It is high time that the Government addresses the issue of homelessness as the number of people who do not have a roof over their heads increases in our country. What do homeless people really need? The reply, housing, seems obvious. Homeless people who live in poverty, more than anything, need a place to stay. People who live on the streets (and they are not only foreigners) need a permanent roof over their heads urgently. And this is their right. 

In a booming economy, one does not expect to hear about people who are struggling to make ends meet and who cannot afford to rent accommodation. But this is the reality. We have heard about people living in garages and people sleeping in cars. 

During these last two legislatures, the Labour Government has failed to allocate funds in the budget for social housing. In the last few months, however, it was announced that new social housing units are going to be built and are expected to be completed next year. We think that this is too late, Mr Government, because the number of people sleeping on the streets in the cold is increasing not decreasing.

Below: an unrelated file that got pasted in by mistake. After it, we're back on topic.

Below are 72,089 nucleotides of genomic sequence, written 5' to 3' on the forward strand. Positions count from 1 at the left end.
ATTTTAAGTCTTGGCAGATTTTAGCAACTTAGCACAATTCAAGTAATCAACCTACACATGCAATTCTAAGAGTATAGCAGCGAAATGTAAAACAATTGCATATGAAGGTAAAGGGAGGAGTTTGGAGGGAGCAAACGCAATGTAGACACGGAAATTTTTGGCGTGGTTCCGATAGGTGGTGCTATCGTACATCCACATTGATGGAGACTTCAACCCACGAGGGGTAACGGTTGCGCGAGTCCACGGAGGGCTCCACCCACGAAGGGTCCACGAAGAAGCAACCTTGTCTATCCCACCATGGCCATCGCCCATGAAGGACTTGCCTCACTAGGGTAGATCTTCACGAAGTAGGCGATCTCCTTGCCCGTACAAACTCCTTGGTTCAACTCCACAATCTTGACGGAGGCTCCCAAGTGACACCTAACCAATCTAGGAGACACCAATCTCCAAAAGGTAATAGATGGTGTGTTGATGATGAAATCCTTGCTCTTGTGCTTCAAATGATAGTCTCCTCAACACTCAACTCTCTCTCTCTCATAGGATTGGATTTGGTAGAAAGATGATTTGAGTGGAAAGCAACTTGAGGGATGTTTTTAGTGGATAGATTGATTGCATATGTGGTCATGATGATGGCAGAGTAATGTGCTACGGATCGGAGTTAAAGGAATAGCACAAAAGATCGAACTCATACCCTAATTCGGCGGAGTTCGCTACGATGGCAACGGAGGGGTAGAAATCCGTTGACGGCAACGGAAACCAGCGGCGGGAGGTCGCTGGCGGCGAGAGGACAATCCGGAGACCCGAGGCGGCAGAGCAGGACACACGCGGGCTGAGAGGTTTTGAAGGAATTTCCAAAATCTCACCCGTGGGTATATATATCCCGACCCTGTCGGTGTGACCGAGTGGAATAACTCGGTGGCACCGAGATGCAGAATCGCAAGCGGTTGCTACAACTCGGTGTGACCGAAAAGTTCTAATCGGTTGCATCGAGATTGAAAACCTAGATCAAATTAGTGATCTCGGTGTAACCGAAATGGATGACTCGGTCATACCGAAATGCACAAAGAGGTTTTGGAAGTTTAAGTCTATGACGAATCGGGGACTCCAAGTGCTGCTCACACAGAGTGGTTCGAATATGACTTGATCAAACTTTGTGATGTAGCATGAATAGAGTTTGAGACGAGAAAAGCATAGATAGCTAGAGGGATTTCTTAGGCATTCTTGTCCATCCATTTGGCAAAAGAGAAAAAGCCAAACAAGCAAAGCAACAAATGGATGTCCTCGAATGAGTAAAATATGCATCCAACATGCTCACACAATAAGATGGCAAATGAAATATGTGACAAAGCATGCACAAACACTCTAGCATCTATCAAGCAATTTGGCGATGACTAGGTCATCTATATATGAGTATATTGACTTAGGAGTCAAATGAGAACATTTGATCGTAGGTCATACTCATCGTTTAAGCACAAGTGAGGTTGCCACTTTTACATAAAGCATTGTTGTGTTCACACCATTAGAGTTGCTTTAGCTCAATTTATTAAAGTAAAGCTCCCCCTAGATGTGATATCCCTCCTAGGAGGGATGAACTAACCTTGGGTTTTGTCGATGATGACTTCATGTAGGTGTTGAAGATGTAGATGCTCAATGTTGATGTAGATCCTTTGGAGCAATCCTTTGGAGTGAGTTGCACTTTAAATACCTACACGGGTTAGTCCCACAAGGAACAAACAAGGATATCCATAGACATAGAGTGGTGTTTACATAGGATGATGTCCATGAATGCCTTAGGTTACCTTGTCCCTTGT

To add to the problem, we are now experiencing a lack of sustainability in the rental sector. We must find a solution together with the interested parties because the rent situation is hitting thousands of families and workers. Not to mention the people who are considered to make up the lowest faction of society. 

We all agree that this country and our society cannot continue to experience this persistent rise in accommodation prices. Action is needed to address the various factors that are exacerbating this situation in order to safeguard our quality of life. 

In the meantime, those who have never experienced a stable lifestyle should be given priority. Unfortunately, some lifestyles are such that they make it difficult for one to live in one place. We cannot assume that homeless people are the architects of their misfortune and that their troubles arise from their lifestyle choices. The right to housing is as entrenched as the right to clean drinking water.